Unofficially, 2017 is the year of Wonder Woman.
The superhero film starring Gal Gadot and directed by Patty Jenkins stormed the box office this summer, taking the No. 1 spot during its opening weekend back in June, and going on to become the highest grossing live-action film directed by a woman. Wonder Woman 2 is already set for a December 2019 release.
“I still need time to process everything because it’s been so incredibly, unbelievably amazing,” Gadot, 32, tells PEOPLE in this week’s issue.
The Israeli actress kicks off PEOPLE’s 25 Women Changing the World joined by five real-life wonder women: ER nurse Kelly Lynch, Marine pilot Major Khadijah M. Nashagh, Southern California firefighter Lovie Jung, ER pediatrician Dr. Liza Kearl and Air Force Capt. Staci Rouse.
“They are the true heroes,” says Gadot, who accompanies fellow stars Pink, Uzo Aduba, Jessica Chastain and America Ferrera, as well as epidemiologist Dr. Celine Gounder, Whole Child International founder Karen Spencer and primatologist and anthropologist Jane Goodall, on this year’s list.
As a former Israeli solider (the country requires all citizens to enlist when they turn 18), Gadot has a first-hand appreciation for the women serving today. “There is something very important and unique about the fact that you’re putting your life on hold and you’re giving back to your country,” she admits. “There is something beautiful about that selflessness.”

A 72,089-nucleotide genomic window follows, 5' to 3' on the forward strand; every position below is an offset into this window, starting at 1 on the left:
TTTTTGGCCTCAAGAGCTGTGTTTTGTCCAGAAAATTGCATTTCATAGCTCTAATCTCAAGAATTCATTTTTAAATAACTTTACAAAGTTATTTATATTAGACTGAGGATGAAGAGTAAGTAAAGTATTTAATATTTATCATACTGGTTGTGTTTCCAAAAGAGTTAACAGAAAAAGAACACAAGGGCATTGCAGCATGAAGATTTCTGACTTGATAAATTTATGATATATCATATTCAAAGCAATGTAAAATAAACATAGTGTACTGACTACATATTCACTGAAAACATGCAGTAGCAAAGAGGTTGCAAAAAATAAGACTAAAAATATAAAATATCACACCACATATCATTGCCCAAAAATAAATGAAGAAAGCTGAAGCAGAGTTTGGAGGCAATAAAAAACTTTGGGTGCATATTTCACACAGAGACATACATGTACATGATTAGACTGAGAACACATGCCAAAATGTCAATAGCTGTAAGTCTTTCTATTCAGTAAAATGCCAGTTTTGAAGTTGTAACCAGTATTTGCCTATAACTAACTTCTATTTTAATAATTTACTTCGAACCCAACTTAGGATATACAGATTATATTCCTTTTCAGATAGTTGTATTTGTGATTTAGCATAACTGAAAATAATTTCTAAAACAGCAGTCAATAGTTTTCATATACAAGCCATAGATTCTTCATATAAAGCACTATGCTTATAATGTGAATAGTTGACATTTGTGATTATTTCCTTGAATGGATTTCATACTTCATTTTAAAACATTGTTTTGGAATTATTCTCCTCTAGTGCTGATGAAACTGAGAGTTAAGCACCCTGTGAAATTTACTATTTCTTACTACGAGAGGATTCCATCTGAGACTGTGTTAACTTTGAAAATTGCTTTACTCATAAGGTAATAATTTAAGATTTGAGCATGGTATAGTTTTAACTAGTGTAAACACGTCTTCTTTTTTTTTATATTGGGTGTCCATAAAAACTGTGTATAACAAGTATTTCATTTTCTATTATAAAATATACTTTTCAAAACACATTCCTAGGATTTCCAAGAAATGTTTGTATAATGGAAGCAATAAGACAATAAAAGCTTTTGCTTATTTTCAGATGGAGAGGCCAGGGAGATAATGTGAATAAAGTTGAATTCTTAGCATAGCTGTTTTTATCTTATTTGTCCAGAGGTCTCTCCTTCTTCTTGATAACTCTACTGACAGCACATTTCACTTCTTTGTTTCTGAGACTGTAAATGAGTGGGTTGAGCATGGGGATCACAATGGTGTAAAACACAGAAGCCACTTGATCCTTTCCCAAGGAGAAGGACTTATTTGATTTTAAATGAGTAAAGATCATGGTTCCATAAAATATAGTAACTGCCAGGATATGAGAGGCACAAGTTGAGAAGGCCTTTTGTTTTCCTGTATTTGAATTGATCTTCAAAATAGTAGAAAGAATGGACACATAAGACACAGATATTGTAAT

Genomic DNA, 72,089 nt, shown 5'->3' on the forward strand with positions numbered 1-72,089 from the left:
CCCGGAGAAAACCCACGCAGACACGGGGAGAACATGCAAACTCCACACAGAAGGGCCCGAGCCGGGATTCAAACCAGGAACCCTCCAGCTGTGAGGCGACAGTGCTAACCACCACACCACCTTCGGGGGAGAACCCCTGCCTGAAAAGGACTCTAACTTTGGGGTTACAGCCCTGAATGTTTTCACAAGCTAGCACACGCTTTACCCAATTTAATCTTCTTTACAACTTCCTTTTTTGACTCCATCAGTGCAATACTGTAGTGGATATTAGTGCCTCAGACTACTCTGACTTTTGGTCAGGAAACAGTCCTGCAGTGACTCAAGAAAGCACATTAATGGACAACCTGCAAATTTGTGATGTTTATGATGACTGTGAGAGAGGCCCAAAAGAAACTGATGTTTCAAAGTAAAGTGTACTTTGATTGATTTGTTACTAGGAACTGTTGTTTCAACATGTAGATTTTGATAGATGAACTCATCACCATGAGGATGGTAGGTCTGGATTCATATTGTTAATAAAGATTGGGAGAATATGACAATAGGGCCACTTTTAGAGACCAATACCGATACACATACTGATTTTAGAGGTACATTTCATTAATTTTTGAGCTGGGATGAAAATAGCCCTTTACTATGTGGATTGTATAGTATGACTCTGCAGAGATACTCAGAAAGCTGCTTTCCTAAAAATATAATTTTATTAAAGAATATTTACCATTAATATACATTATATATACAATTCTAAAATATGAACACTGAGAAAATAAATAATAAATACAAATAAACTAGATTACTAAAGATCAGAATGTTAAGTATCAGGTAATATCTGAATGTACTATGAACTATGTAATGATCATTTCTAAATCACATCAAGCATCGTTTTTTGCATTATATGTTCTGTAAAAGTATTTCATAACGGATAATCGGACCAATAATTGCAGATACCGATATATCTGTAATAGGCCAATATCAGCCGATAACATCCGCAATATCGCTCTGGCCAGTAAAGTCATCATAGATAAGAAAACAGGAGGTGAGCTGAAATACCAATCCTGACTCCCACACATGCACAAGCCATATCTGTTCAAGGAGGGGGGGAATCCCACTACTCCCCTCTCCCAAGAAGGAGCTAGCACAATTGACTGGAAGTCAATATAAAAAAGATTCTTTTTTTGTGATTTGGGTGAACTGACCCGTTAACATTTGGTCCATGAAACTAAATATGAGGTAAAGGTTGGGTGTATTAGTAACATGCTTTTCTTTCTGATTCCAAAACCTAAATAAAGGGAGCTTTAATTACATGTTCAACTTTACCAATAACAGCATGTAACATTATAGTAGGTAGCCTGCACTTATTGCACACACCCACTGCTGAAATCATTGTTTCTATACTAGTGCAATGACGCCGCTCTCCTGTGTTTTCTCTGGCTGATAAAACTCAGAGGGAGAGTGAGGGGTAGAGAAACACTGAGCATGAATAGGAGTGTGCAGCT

The former Miss Israel continues, “My service was for two years, but in an ideal world I would love for all the countries to not have an army so we don’t have to fight each other. But that’s not the case — we’re still not in an ideal world. There is still a long way to go.”
While Wonder Woman‘s success took a big step in the right direction towards empowering women, Gadot wants the movie to positively influence men’s schools of thought.
“It’s amazing that girls are exposed to the visual of strong women that are fighting so beautifully and having this amazing sisterhood relationship and caring to each other, but yet they can hold a sword and ride a horse,” the mom of two says. “But you can’t only empower the women. You ‘ve got to educate the men too. This movie is for everyone. It’s for boys to go to the movies and see that women can be amazing and badbad and strong and inspiring, and not only me.”
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Gadot, a mom of two, also has a message for people of any gender.
“It would be awesome if people weren’t [in a] hurry to judge each other and would be able to put themselves in the other people’s shoes,” she says. “People have their very solid opinions very quickly, and sometimes it’s based on something that is inaccurate.”